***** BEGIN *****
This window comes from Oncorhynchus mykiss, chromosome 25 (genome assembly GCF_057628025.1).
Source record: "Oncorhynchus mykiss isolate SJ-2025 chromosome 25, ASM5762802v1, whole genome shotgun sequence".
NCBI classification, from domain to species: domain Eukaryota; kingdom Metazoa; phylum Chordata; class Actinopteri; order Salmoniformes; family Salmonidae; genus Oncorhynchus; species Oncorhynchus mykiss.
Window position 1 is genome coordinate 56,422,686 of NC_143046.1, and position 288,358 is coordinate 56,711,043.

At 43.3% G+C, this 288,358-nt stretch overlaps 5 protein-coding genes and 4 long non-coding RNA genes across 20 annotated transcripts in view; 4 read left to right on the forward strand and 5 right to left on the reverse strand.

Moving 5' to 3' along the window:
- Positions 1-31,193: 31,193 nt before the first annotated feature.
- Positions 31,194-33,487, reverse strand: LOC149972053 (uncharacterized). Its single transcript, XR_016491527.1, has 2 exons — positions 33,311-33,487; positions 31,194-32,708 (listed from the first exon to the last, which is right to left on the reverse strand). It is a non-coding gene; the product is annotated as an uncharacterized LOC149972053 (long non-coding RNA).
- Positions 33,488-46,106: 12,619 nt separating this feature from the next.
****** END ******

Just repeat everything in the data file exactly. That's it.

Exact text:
This window comes from Oncorhynchus mykiss, chromosome 25 (genome assembly GCF_057628025.1).
Source record: "Oncorhynchus mykiss isolate SJ-2025 chromosome 25, ASM5762802v1, whole genome shotgun sequence".
NCBI classification, from domain to species: domain Eukaryota; kingdom Metazoa; phylum Chordata; class Actinopteri; order Salmoniformes; family Salmonidae; genus Oncorhynchus; species Oncorhynchus mykiss.
Window position 1 is genome coordinate 56,422,686 of NC_143046.1, and position 288,358 is coordinate 56,711,043.

At 43.3% G+C, this 288,358-nt stretch overlaps 5 protein-coding genes and 4 long non-coding RNA genes across 20 annotated transcripts in view; 4 read left to right on the forward strand and 5 right to left on the reverse strand.

Moving 5' to 3' along the window:
- Positions 1-31,193: 31,193 nt before the first annotated feature.
- Positions 31,194-33,487, reverse strand: LOC149972053 (uncharacterized). Its single transcript, XR_016491527.1, has 2 exons — positions 33,311-33,487; positions 31,194-32,708 (listed from the first exon to the last, which is right to left on the reverse strand). It is a non-coding gene; the product is annotated as an uncharacterized LOC149972053 (long non-coding RNA).
- Positions 33,488-46,106: 12,619 nt separating this feature from the next.